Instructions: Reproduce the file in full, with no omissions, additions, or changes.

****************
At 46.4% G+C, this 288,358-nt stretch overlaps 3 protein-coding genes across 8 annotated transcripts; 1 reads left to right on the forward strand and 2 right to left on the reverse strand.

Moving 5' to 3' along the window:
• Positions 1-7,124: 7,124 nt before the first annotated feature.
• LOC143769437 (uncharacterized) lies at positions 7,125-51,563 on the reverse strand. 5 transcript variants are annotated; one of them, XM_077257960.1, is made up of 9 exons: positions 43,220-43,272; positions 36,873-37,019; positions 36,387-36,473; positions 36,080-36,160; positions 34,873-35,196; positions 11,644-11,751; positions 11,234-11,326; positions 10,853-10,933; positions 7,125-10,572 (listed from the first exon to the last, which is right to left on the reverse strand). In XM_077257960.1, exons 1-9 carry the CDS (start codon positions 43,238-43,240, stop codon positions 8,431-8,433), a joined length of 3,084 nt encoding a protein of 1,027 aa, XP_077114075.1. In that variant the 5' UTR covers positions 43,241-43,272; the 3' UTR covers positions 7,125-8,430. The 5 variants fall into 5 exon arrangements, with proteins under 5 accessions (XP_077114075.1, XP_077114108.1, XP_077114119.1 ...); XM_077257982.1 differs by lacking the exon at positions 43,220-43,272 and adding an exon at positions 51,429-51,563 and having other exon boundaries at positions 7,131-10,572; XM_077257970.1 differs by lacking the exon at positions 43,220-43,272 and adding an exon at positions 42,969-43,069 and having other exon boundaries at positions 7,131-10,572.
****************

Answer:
At 46.4% G+C, this 288,358-nt stretch overlaps 3 protein-coding genes across 8 annotated transcripts; 1 reads left to right on the forward strand and 2 right to left on the reverse strand.

Moving 5' to 3' along the window:
• Positions 1-7,124: 7,124 nt before the first annotated feature.
• LOC143769437 (uncharacterized) lies at positions 7,125-51,563 on the reverse strand. 5 transcript variants are annotated; one of them, XM_077257960.1, is made up of 9 exons: positions 43,220-43,272; positions 36,873-37,019; positions 36,387-36,473; positions 36,080-36,160; positions 34,873-35,196; positions 11,644-11,751; positions 11,234-11,326; positions 10,853-10,933; positions 7,125-10,572 (listed from the first exon to the last, which is right to left on the reverse strand). In XM_077257960.1, exons 1-9 carry the CDS (start codon positions 43,238-43,240, stop codon positions 8,431-8,433), a joined length of 3,084 nt encoding a protein of 1,027 aa, XP_077114075.1. In that variant the 5' UTR covers positions 43,241-43,272; the 3' UTR covers positions 7,125-8,430. The 5 variants fall into 5 exon arrangements, with proteins under 5 accessions (XP_077114075.1, XP_077114108.1, XP_077114119.1 ...); XM_077257982.1 differs by lacking the exon at positions 43,220-43,272 and adding an exon at positions 51,429-51,563 and having other exon boundaries at positions 7,131-10,572; XM_077257970.1 differs by lacking the exon at positions 43,220-43,272 and adding an exon at positions 42,969-43,069 and having other exon boundaries at positions 7,131-10,572.